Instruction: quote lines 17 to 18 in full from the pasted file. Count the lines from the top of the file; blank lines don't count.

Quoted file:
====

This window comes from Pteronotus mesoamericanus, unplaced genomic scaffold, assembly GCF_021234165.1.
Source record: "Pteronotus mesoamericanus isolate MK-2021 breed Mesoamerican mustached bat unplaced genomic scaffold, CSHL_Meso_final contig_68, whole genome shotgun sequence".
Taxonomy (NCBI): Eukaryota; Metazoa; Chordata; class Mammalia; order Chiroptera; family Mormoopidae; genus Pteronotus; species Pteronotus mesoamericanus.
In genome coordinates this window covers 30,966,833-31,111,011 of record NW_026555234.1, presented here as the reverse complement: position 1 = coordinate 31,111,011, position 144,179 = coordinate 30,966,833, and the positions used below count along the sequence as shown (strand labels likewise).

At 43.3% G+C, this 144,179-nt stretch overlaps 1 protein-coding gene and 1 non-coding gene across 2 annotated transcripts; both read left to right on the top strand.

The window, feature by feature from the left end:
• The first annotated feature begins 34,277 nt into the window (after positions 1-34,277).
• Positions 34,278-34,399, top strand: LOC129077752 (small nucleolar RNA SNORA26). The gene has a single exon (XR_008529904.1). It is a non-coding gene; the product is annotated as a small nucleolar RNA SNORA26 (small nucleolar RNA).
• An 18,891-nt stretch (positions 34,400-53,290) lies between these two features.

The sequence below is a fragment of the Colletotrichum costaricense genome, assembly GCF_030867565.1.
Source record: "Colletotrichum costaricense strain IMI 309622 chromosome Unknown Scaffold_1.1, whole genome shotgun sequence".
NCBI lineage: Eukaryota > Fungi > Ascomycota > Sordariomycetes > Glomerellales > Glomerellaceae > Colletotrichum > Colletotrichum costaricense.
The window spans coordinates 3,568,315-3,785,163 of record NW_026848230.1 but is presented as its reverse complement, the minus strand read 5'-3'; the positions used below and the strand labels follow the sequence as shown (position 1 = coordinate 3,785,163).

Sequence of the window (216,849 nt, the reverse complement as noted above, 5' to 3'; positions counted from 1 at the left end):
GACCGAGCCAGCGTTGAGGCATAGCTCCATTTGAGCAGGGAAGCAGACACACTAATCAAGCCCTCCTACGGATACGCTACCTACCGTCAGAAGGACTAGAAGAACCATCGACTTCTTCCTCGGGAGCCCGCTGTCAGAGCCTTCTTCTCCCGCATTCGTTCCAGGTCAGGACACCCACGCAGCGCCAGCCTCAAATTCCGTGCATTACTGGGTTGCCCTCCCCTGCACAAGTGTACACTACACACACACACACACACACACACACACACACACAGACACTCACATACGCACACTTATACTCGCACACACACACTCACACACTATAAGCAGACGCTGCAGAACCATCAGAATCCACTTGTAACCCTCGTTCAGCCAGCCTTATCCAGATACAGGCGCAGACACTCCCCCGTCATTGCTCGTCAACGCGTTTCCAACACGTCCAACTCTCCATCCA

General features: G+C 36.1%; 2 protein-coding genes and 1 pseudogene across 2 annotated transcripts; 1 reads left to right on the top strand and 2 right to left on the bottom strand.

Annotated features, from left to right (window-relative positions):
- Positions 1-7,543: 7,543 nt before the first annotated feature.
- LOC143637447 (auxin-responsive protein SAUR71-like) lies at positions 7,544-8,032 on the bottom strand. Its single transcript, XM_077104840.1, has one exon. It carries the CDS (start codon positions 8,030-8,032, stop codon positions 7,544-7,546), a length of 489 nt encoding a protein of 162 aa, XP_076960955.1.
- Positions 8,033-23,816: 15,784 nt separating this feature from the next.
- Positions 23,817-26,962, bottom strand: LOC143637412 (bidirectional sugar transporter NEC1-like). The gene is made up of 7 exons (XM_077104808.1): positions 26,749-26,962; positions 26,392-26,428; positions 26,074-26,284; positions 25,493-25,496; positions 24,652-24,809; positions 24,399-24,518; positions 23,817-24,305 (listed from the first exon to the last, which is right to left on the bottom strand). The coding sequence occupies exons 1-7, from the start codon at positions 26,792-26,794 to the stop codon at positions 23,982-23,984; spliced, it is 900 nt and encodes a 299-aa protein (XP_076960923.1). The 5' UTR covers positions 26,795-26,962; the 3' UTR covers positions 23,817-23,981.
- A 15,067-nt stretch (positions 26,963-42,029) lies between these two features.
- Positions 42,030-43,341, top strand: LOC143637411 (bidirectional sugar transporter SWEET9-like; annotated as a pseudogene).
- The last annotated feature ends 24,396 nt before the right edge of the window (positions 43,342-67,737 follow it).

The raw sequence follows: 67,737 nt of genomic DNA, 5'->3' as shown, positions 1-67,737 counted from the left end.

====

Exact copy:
Annotated features, from left to right (window-relative positions):
- Positions 1-7,543: 7,543 nt before the first annotated feature.